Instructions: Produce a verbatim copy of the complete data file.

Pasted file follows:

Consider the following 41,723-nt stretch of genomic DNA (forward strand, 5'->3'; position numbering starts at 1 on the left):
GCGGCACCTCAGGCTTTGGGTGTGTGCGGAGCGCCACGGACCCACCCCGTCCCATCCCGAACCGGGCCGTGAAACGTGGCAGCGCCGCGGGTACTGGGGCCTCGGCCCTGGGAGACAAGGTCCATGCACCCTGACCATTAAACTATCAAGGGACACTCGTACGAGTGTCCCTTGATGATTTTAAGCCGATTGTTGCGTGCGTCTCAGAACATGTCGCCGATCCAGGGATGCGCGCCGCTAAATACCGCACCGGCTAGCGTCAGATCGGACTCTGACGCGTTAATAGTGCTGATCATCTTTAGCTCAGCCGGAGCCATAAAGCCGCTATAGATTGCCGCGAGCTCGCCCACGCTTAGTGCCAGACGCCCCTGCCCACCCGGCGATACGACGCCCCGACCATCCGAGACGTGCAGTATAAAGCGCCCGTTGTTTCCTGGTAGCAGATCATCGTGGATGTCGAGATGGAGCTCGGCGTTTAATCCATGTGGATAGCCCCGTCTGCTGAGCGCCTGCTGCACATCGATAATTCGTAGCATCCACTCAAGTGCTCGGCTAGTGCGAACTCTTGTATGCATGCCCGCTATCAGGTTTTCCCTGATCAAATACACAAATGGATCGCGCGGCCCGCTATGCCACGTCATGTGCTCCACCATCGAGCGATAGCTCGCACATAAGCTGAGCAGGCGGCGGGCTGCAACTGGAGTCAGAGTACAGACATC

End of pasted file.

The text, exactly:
Consider the following 41,723-nt stretch of genomic DNA (forward strand, 5'->3'; position numbering starts at 1 on the left):
GCGGCACCTCAGGCTTTGGGTGTGTGCGGAGCGCCACGGACCCACCCCGTCCCATCCCGAACCGGGCCGTGAAACGTGGCAGCGCCGCGGGTACTGGGGCCTCGGCCCTGGGAGACAAGGTCCATGCACCCTGACCATTAAACTATCAAGGGACACTCGTACGAGTGTCCCTTGATGATTTTAAGCCGATTGTTGCGTGCGTCTCAGAACATGTCGCCGATCCAGGGATGCGCGCCGCTAAATACCGCACCGGCTAGCGTCAGATCGGACTCTGACGCGTTAATAGTGCTGATCATCTTTAGCTCAGCCGGAGCCATAAAGCCGCTATAGATTGCCGCGAGCTCGCCCACGCTTAGTGCCAGACGCCCCTGCCCACCCGGCGATACGACGCCCCGACCATCCGAGACGTGCAGTATAAAGCGCCCGTTGTTTCCTGGTAGCAGATCATCGTGGATGTCGAGATGGAGCTCGGCGTTTAATCCATGTGGATAGCCCCGTCTGCTGAGCGCCTGCTGCACATCGATAATTCGTAGCATCCACTCAAGTGCTCGGCTAGTGCGAACTCTTGTATGCATGCCCGCTATCAGGTTTTCCCTGATCAAATACACAAATGGATCGCGCGGCCCGCTATGCCACGTCATGTGCTCCACCATCGAGCGATAGCTCGCACATAAGCTGAGCAGGCGGCGGGCTGCAACTGGAGTCAGAGTACAGACATC